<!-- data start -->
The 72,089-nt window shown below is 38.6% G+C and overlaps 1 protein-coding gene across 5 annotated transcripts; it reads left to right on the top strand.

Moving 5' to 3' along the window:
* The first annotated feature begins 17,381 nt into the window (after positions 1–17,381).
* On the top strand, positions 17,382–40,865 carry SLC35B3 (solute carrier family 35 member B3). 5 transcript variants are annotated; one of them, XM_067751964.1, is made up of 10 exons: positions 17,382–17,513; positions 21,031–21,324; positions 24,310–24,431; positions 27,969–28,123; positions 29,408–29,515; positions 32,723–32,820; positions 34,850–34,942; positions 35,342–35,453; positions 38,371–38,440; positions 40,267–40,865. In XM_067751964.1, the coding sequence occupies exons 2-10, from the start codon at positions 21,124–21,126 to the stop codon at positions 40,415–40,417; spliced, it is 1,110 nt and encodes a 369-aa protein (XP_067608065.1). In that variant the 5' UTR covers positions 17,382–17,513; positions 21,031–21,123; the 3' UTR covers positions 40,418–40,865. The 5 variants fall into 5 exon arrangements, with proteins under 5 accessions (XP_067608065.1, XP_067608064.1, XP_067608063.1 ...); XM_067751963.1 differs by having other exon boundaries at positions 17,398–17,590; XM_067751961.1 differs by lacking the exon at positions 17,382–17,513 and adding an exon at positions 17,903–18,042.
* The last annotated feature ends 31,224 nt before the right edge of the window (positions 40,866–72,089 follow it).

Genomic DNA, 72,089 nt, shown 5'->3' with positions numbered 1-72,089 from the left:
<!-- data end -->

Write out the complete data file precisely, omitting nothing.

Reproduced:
The 72,089-nt window shown below is 38.6% G+C and overlaps 1 protein-coding gene across 5 annotated transcripts; it reads left to right on the top strand.

Moving 5' to 3' along the window:
* The first annotated feature begins 17,381 nt into the window (after positions 1–17,381).
* On the top strand, positions 17,382–40,865 carry SLC35B3 (solute carrier family 35 member B3). 5 transcript variants are annotated; one of them, XM_067751964.1, is made up of 10 exons: positions 17,382–17,513; positions 21,031–21,324; positions 24,310–24,431; positions 27,969–28,123; positions 29,408–29,515; positions 32,723–32,820; positions 34,850–34,942; positions 35,342–35,453; positions 38,371–38,440; positions 40,267–40,865. In XM_067751964.1, the coding sequence occupies exons 2-10, from the start codon at positions 21,124–21,126 to the stop codon at positions 40,415–40,417; spliced, it is 1,110 nt and encodes a 369-aa protein (XP_067608065.1). In that variant the 5' UTR covers positions 17,382–17,513; positions 21,031–21,123; the 3' UTR covers positions 40,418–40,865. The 5 variants fall into 5 exon arrangements, with proteins under 5 accessions (XP_067608065.1, XP_067608064.1, XP_067608063.1 ...); XM_067751963.1 differs by having other exon boundaries at positions 17,398–17,590; XM_067751961.1 differs by lacking the exon at positions 17,382–17,513 and adding an exon at positions 17,903–18,042.
* The last annotated feature ends 31,224 nt before the right edge of the window (positions 40,866–72,089 follow it).

Genomic DNA, 72,089 nt, shown 5'->3' with positions numbered 1-72,089 from the left: